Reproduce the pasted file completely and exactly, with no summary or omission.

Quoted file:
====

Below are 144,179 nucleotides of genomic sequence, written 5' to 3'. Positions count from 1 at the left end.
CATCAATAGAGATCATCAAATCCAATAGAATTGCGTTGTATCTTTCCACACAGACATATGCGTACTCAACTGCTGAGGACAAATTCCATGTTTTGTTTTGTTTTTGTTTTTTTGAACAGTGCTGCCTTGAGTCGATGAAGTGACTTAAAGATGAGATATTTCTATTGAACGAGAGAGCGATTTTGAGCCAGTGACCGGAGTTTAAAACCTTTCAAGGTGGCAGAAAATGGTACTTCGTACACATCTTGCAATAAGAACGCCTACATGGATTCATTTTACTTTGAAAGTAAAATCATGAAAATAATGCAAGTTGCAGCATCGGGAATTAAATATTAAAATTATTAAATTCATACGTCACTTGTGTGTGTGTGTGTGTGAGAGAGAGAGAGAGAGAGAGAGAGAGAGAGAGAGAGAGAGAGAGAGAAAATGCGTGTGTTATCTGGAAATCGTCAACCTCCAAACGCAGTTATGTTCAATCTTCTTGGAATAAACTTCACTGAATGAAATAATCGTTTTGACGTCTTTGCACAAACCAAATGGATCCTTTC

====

Below are 144,179 nucleotides of genomic sequence, written 5' to 3'. Positions count from 1 at the left end.
CATCAATAGAGATCATCAAATCCAATAGAATTGCGTTGTATCTTTCCACACAGACATATGCGTACTCAACTGCTGAGGACAAATTCCATGTTTTGTTTTGTTTTTGTTTTTTTGAACAGTGCTGCCTTGAGTCGATGAAGTGACTTAAAGATGAGATATTTCTATTGAACGAGAGAGCGATTTTGAGCCAGTGACCGGAGTTTAAAACCTTTCAAGGTGGCAGAAAATGGTACTTCGTACACATCTTGCAATAAGAACGCCTACATGGATTCATTTTACTTTGAAAGTAAAATCATGAAAATAATGCAAGTTGCAGCATCGGGAATTAAATATTAAAATTATTAAATTCATACGTCACTTGTGTGTGTGTGTGTGTGAGAGAGAGAGAGAGAGAGAGAGAGAGAGAGAGAGAGAGAGAGAGAGAAAATGCGTGTGTTATCTGGAAATCGTCAACCTCCAAACGCAGTTATGTTCAATCTTCTTGGAATAAACTTCACTGAATGAAATAATCGTTTTGACGTCTTTGCACAAACCAAATGGATCCTTTC